1. State representative Brady Walkinshaw (D-43, Capitol Hill) has picked up two notable endorsements in his campaign for retiring U.S. representative Jim McDermott's (D-WA, 7) seat: police accountability superstar and longtime public defender Lisa Daugaard and city council member Debora Juarez.
Walkinshaw is in a duel with state senator Pramila Jayapal (D-37, Southeast Seattle) for lefty/social justice/minority support in the primary—and Daugaard, a lead member of the community police commission, and Juarez, one of the first two Latinas elected to Seattle city council last year, help define Walkinshaw, a gay Latino, as a new generation progressive.
Jayapal announced earlier this week that she nabbed an endorsement from the United Food and Commercial Workers Local 21, one of the most progressive unions in Seattle. (Jayapal's husband, Steve Williamson, is the community affairs director for UFCW 21.)
The city council's other Latina, Lorena González, has endorsed both Jayapal and Walkinshaw, though Jayapal has been touting a personal letter of support from González that features a pledge from González to work to elect Jayapal.
Democratic King County council member Joe McDermott (who his not related to Jim McDermott) is also running; Joe McDermott is gay, but he isn't battling for left wing, identity politics support that Jayapal and Walkinshaw need to define themselves against each other.
2. If Washington’s voters approve I-732, a carbon tax on major polluters, this November, the legislature will likely put it on hold in 2017.
That’s because the legislature has neglected this session to fix a projected four-year, $924 million budget hole that would be created by I-732—even though the house and senate had all session to deal with it; the rules governing initiatives to the legislature stipulate that lawmakers can either approve the proposal as is (turning it into law without a vote of the people), ignore or reject it (in which case it automatically goes to the people for a vote in the fall); or write up their own alternative, you know, like fixing budgeting problems (and sending that version to the people in a duel with the original.) The session ends March 11.
I-732 would levy a $25-per-metric-ton tax from on carbon emissions from fossil fuels—meaning smokestack polluters would pay a bundle. Simultaneously, in a pitch for business support and in a nod to the new source of state revenue, I-732 would trim the state’s sales tax by 1 percent and cut back on a business-and-occupation tax for manufacturers. Finally, the initiative mandates $1,500 rebate for low-income families.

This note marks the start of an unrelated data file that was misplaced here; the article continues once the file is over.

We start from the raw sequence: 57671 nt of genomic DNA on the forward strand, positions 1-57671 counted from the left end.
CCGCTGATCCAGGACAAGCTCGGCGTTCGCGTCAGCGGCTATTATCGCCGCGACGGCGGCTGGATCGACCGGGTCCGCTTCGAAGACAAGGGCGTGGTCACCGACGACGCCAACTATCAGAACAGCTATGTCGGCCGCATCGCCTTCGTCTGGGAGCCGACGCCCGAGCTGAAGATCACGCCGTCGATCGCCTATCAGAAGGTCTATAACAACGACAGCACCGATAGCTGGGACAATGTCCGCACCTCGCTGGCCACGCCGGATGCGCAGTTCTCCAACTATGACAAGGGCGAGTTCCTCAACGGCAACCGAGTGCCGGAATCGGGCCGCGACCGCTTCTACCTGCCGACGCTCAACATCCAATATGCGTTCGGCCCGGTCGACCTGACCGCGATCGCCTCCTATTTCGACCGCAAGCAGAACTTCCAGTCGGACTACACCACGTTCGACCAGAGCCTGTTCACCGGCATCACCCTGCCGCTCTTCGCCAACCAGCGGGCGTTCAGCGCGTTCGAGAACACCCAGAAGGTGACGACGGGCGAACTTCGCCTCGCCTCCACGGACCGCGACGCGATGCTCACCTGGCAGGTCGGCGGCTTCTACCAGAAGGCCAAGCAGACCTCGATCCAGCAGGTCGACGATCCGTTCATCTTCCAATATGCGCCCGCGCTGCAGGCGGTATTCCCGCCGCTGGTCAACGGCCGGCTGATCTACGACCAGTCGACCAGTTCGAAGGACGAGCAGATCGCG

The initiative’s backers contend I-732 is “revenue neutral.” That means the carbon tax increase and the trimmed taxes would cancel each other out. The state’s overall revenue would theoretically remain the same. However, the Office of Financial Management crunched its own I-732 numbers, and found the $924-million-across-four-years shortfall—a cut of $231 million a year.
Fast forward to now.
The legislature has continued to put off dealing with the most difficult parts of an earlier 2012 Washington Supreme Court decision—the McCleary ruling—until 2017. The legislature cannot delay action beyond 2017, or it will miss the Supreme Court’s deadline for coming up with a credible plan to pay for McCleary goals to hire more teachers, improve teacher pay, and stop making local property taxes cover school costs by overhauling the state’s property tax system and/or cutting lots of tax breaks.
So far the GOP-controlled senate has fought or delayed doing any of that. The Democratic-dominated house has no real clout to make the Senate address the matter. That $3.5 billion problem along with I-732's $924 million problem are looming large for the upcoming legislative session.
Senate GOP leaders shrugged off the matter in a press conference earlier this week, saying they were waiting for a House Democratic proposal.
State representative Joe Fitzgibbon (D-34, Des Moines) said his side has been waiting for a proposal from the senate Republicans. Fitzgibbon said Democrats took political hits from senate Republicans last year for thinking about about a carbon tax—and did not want to take the same flak this year by proposing something without the GOP already having its own plan on the table.
"We could still do this this session," Fitzgibbon said.
But judging from how the legislature has ignored the financial implications of voter-approved initiatives in the past, you shouldn't expect much work on this from lawmakers in the next ten days.
When Washington voters mandated annual cost of living increases for teachers back in 2000 (also named I-732) the legislature canceled those increases for six years to help balance the budget.
And in 2014, when voters passed I-1351, calling for reducing class sizes for Grades 4-12—estimated to cost $2 billion in 2015—the legislature delayed implementing the voters' will for four years.
Two costly initiatives. Two legislative punts.
That gives you a big fat clue on how the 2017 legislature will likely deal with the $924 million shortfall from this year's pending carbon initiative: Probably no anti-pollution tax. Probably no sales tax cut. Probably no rebate to the poor.
Carbon Washington, the group backing I-732, recently cited an unnamed poll that concluded 44 percent of respondents favored I-732 while 40 percent opposed it; 16 percent were undecided. After a "simple explanation" of I-732, 60 percent supported the initiative, Carbon Washington said in a blog post.
If "pro and con" messages are provided, the tally ended up 48 percent for the initiative, 47 percent opposing, and 5 percent undecided.
At this time, the Washington Public Disclosure Commission does not list any anti-I-732 campaigns.